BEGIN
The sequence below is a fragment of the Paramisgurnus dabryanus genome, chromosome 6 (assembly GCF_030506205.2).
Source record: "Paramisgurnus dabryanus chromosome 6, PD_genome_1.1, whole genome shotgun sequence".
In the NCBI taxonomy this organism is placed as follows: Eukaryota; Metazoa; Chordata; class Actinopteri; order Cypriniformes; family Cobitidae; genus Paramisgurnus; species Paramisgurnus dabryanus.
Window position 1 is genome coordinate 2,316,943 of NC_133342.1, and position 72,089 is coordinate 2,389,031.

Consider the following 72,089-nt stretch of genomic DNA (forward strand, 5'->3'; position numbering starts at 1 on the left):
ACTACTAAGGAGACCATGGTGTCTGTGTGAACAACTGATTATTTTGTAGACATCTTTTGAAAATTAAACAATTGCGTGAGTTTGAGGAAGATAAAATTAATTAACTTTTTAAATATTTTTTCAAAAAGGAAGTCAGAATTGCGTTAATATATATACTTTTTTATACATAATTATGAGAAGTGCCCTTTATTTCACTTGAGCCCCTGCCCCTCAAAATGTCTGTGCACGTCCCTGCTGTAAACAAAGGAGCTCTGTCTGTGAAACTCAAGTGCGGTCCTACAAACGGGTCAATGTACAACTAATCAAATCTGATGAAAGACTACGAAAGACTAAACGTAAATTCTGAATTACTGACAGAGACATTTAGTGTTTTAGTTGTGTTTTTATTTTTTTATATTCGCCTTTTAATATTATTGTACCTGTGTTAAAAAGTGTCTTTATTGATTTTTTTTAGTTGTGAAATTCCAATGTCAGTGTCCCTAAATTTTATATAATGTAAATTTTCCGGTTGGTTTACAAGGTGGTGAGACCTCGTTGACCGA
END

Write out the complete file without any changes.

The sequence below is a fragment of the Paramisgurnus dabryanus genome, chromosome 6 (assembly GCF_030506205.2).
Source record: "Paramisgurnus dabryanus chromosome 6, PD_genome_1.1, whole genome shotgun sequence".
In the NCBI taxonomy this organism is placed as follows: Eukaryota; Metazoa; Chordata; class Actinopteri; order Cypriniformes; family Cobitidae; genus Paramisgurnus; species Paramisgurnus dabryanus.
Window position 1 is genome coordinate 2,316,943 of NC_133342.1, and position 72,089 is coordinate 2,389,031.

Consider the following 72,089-nt stretch of genomic DNA (forward strand, 5'->3'; position numbering starts at 1 on the left):
ACTACTAAGGAGACCATGGTGTCTGTGTGAACAACTGATTATTTTGTAGACATCTTTTGAAAATTAAACAATTGCGTGAGTTTGAGGAAGATAAAATTAATTAACTTTTTAAATATTTTTTCAAAAAGGAAGTCAGAATTGCGTTAATATATATACTTTTTTATACATAATTATGAGAAGTGCCCTTTATTTCACTTGAGCCCCTGCCCCTCAAAATGTCTGTGCACGTCCCTGCTGTAAACAAAGGAGCTCTGTCTGTGAAACTCAAGTGCGGTCCTACAAACGGGTCAATGTACAACTAATCAAATCTGATGAAAGACTACGAAAGACTAAACGTAAATTCTGAATTACTGACAGAGACATTTAGTGTTTTAGTTGTGTTTTTATTTTTTTATATTCGCCTTTTAATATTATTGTACCTGTGTTAAAAAGTGTCTTTATTGATTTTTTTTAGTTGTGAAATTCCAATGTCAGTGTCCCTAAATTTTATATAATGTAAATTTTCCGGTTGGTTTACAAGGTGGTGAGACCTCGTTGACCGA